• blood tests
  • tests to check your heart is healthy, for example an echocardiogram (ECG)
  • chest x-rays to check your lungs are healthy
  • tests to check your kidneys are healthy – you may need to give a sample of pee (urine).

This may feel like lots of tests, but they help doctors plan the best treatment for you.

Having tests and waiting for the results can be a nervous time. It can help to talk about how you feel. You can get support from family, friends, your specialist nurse or your doctor.

We have more information about tests and scans.

Treatment for bone cancer

The three main treatments for bone cancer are:

  • chemotherapy (chemo)
  • surgery
  • radiotherapy

Most people have a combination of these treatments. Your doctors will plan your treatment based on:

  • the type of bone cancer you have
  • where the cancer is
  • the stage of the cancer (whether it has spread outside the bone)
  • how fast the cancer has grown.

If you have any questions about your treatment, ask your doctor or nurse. They will help you understand what it involves.

You may have the chance to take part in a clinical trial. If your doctor thinks there is a trial that is suitable for you, they will discuss this with you. You will be able to talk about it with your specialist and family before you decide what to do. It will be your decision whether or not to take part in a trial.

Chemotherapy (chemo)

Chemotherapy is when you have anti-cancer drugs to destroy cancer cells. It is an important treatment for bone cancers. It helps shrink the cancer before surgery or radiotherapy. It can also kill cells that have spread outside the bone. After surgery or radiotherapy, you will usually have more chemotherapy.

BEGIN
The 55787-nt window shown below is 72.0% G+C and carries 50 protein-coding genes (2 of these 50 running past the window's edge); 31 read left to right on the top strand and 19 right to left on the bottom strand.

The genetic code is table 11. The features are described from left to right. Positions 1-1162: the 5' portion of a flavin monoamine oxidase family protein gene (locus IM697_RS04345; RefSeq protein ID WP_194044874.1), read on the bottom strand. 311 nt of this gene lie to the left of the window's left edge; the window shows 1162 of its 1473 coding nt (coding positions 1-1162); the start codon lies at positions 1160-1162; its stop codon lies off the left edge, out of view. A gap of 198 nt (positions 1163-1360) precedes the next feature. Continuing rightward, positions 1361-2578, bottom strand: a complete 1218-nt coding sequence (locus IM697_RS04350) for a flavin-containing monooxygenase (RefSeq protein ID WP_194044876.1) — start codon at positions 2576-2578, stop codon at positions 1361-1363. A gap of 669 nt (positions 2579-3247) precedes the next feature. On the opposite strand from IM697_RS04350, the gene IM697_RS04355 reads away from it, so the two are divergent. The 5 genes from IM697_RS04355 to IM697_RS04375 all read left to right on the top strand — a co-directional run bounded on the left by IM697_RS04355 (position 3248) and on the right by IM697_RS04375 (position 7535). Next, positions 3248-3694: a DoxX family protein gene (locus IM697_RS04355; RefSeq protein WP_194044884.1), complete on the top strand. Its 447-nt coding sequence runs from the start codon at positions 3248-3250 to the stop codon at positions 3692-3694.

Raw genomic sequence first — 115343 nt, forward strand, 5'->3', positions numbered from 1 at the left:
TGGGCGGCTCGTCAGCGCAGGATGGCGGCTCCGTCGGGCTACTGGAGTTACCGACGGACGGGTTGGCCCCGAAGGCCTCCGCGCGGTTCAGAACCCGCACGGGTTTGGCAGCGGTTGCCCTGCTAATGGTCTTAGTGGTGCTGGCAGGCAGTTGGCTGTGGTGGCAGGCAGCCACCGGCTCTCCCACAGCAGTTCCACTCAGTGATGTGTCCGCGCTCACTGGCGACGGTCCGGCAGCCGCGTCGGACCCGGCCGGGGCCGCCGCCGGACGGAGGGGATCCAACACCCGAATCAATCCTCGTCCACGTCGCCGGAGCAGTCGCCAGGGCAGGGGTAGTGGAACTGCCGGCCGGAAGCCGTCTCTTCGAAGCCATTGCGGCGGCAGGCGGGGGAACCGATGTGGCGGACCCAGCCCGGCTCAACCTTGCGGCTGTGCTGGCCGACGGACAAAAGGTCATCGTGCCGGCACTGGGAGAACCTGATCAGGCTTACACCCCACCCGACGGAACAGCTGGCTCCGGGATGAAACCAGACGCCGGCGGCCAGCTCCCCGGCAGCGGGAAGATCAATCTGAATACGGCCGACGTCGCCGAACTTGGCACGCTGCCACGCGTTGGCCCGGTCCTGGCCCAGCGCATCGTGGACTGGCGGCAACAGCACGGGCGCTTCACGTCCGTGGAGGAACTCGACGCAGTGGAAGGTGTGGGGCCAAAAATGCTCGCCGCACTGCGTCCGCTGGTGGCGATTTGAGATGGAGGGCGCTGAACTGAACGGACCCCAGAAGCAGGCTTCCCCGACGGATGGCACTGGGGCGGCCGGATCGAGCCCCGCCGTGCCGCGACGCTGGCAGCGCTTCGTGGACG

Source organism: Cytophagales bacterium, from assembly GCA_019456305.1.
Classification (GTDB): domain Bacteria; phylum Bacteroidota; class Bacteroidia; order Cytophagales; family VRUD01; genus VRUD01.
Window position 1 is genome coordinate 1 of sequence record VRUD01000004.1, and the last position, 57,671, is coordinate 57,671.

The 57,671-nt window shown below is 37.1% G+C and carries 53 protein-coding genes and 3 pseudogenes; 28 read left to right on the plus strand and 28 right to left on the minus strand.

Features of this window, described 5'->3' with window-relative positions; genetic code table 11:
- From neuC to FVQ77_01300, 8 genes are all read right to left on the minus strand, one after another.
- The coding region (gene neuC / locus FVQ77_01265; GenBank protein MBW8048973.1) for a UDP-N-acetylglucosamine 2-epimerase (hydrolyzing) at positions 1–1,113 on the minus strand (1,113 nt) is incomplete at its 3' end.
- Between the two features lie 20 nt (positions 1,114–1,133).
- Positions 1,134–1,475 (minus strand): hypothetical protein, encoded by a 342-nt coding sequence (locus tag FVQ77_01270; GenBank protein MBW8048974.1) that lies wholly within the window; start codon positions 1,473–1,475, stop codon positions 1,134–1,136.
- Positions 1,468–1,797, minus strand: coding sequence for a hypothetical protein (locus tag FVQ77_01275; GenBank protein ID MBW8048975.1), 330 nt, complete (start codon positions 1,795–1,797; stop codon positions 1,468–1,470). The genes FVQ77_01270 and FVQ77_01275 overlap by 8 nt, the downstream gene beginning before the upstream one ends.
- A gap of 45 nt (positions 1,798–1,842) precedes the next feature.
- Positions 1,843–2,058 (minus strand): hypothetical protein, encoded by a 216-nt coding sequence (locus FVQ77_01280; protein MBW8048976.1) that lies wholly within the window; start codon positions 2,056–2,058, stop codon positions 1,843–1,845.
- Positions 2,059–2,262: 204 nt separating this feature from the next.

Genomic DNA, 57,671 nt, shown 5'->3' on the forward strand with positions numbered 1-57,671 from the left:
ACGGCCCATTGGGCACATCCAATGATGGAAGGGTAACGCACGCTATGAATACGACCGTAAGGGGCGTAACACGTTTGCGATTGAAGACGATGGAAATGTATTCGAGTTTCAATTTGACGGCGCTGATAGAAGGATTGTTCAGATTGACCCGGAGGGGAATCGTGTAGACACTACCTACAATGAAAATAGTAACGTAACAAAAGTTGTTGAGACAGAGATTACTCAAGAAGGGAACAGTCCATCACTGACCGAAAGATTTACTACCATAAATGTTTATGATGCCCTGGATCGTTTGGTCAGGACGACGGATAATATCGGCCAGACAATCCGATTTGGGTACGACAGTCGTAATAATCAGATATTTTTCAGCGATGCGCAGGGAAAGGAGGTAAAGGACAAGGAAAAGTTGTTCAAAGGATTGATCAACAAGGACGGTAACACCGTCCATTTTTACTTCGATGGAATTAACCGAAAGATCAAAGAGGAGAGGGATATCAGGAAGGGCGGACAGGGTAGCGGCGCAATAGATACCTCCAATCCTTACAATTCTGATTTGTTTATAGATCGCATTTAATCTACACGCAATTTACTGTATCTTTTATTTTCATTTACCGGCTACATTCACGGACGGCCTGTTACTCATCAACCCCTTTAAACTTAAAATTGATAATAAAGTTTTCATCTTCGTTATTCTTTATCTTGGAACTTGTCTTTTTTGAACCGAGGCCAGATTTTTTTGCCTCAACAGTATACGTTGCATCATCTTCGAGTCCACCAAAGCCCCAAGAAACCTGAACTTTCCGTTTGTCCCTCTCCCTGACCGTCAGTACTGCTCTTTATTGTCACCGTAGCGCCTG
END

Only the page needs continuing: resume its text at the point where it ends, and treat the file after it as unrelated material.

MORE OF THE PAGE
Chemotherapy for bone cancer is given into a vein, usually through a central line, implantable port or PICC line.

You have chemotherapy over a few days. Then you have some time off to let your body recover from any side effects. The days you have the chemotherapy and the rest period afterwards are called a cycle. Most people have several cycles of chemotherapy. You probably need to stay in hospital for some of the time you are having chemotherapy.

We have more information about how you have chemotherapy. 

The type of chemotherapy you have depends on whether the tumour is an Ewing sarcoma or an osteosarcoma (see below). We also have more information about chemotherapy, written for teenagers and young adults with any type of cancer. 

Chemotherapy for Ewing sarcoma

For Ewing sarcoma, the most common drugs are:

  • vincristine
  • ifosfamide
  • doxorubicin
  • etoposide

Your doctor can tell you more about the drugs you will have.

After chemotherapy, you may have surgery. Or if doctors cannot remove the tumour with an operation, you will have radiotherapy. Some people have both surgery and radiotherapy. The team looking after you will decide on the best combination for you.

After surgery or radiotherapy, you will have more chemotherapy to help stop the cancer returning or spreading around the body.

Chemotherapy for osteosarcoma

Osteosarcoma is usually treated with three chemotherapy drugs:

  • methotrexate
  • doxorubicin (Adriamycin®)
  • cisplatin

When doctors give these drugs together, it is called MAP.

You will usually have 6 cycles of chemotherapy in total. Each cycle takes about 5 weeks. After the first 2 cycles, you may have surgery to remove the cancer.

If the cancer has spread, you may also need to have surgery on another part of your body. For example, if osteosarcoma spreads outside of the main tumour, it usually spreads to the lungs. You may need a second operation to remove the cancer in your lungs. If you have bone cancer that has spread, your doctors will talk to you about what happens next.

After surgery you will have 4 more cycles of MAP chemotherapy. You may also have a targeted therapy called mifamurtide (Mepact®). This helps your body’s immune system kill tumour cells. The most common side effect of mifamurtide is having a high temperature or feeling cold and shivery. This may last for a few hours after you have mifamurtide. Your doctor will tell you if you can have this drug as well as chemotherapy.

Side effects of chemotherapy

Different chemotherapy drugs cause different side effects. Some people have just a few side effects and others have more. It is hard to know how it is going to affect you. Your doctor or nurse can tell you more about what to expect. Most side effects are temporary and will stop when treatment finishes.